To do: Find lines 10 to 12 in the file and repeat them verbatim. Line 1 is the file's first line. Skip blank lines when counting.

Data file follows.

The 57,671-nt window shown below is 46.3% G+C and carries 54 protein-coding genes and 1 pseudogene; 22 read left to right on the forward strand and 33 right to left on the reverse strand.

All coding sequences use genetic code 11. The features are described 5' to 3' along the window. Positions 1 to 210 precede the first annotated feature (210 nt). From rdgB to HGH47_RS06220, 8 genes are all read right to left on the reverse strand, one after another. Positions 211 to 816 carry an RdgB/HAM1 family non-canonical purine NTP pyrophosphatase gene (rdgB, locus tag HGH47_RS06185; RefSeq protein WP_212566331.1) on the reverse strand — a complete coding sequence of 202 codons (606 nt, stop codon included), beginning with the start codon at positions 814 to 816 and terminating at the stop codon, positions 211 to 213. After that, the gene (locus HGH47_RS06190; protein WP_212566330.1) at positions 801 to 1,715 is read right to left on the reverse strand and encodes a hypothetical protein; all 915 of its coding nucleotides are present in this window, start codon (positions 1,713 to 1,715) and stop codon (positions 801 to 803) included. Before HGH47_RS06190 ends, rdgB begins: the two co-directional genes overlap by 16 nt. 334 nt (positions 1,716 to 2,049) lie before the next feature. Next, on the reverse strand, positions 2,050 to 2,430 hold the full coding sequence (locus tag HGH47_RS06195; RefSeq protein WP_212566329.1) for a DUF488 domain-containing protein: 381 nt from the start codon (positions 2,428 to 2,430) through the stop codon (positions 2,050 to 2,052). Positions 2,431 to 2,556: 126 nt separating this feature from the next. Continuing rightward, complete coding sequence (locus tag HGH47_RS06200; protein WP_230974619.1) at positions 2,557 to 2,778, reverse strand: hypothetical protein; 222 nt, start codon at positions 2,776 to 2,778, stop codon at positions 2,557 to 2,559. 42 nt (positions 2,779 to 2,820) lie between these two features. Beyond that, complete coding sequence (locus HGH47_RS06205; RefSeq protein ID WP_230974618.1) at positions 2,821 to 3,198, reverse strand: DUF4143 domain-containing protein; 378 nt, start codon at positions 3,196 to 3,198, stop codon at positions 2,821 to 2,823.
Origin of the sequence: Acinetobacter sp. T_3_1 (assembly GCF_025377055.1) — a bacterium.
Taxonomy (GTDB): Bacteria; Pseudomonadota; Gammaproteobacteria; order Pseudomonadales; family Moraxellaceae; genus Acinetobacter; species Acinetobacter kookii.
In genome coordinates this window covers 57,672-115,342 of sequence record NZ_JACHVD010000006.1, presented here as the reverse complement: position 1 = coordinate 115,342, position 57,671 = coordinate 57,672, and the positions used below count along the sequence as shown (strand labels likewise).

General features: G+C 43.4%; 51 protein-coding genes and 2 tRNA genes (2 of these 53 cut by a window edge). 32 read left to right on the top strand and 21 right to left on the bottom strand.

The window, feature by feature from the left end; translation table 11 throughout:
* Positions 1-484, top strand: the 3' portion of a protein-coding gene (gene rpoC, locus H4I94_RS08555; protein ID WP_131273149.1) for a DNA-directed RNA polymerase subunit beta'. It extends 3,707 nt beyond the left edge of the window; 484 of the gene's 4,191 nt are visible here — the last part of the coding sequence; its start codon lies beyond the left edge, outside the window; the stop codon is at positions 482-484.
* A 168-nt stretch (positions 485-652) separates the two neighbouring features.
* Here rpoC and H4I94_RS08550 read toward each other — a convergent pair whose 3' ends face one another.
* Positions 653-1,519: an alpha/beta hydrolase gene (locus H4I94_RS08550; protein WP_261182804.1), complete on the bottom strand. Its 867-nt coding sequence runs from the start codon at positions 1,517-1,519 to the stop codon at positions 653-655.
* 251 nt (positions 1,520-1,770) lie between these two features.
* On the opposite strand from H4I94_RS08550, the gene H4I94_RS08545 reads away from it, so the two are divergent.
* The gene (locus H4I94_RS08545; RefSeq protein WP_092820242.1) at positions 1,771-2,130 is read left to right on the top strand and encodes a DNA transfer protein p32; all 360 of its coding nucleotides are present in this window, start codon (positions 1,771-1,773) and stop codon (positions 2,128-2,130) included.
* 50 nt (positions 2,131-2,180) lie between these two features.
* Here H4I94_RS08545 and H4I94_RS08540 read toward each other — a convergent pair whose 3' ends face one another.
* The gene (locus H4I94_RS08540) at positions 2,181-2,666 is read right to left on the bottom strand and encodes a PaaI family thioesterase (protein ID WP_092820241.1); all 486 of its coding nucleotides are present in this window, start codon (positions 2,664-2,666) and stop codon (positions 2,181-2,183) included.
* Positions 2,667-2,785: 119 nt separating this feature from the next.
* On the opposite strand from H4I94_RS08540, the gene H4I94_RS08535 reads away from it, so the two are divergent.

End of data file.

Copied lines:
* Here rpoC and H4I94_RS08550 read toward each other — a convergent pair whose 3' ends face one another.
* Positions 653-1,519: an alpha/beta hydrolase gene (locus H4I94_RS08550; protein WP_261182804.1), complete on the bottom strand. Its 867-nt coding sequence runs from the start codon at positions 1,517-1,519 to the stop codon at positions 653-655.
* 251 nt (positions 1,520-1,770) lie between these two features.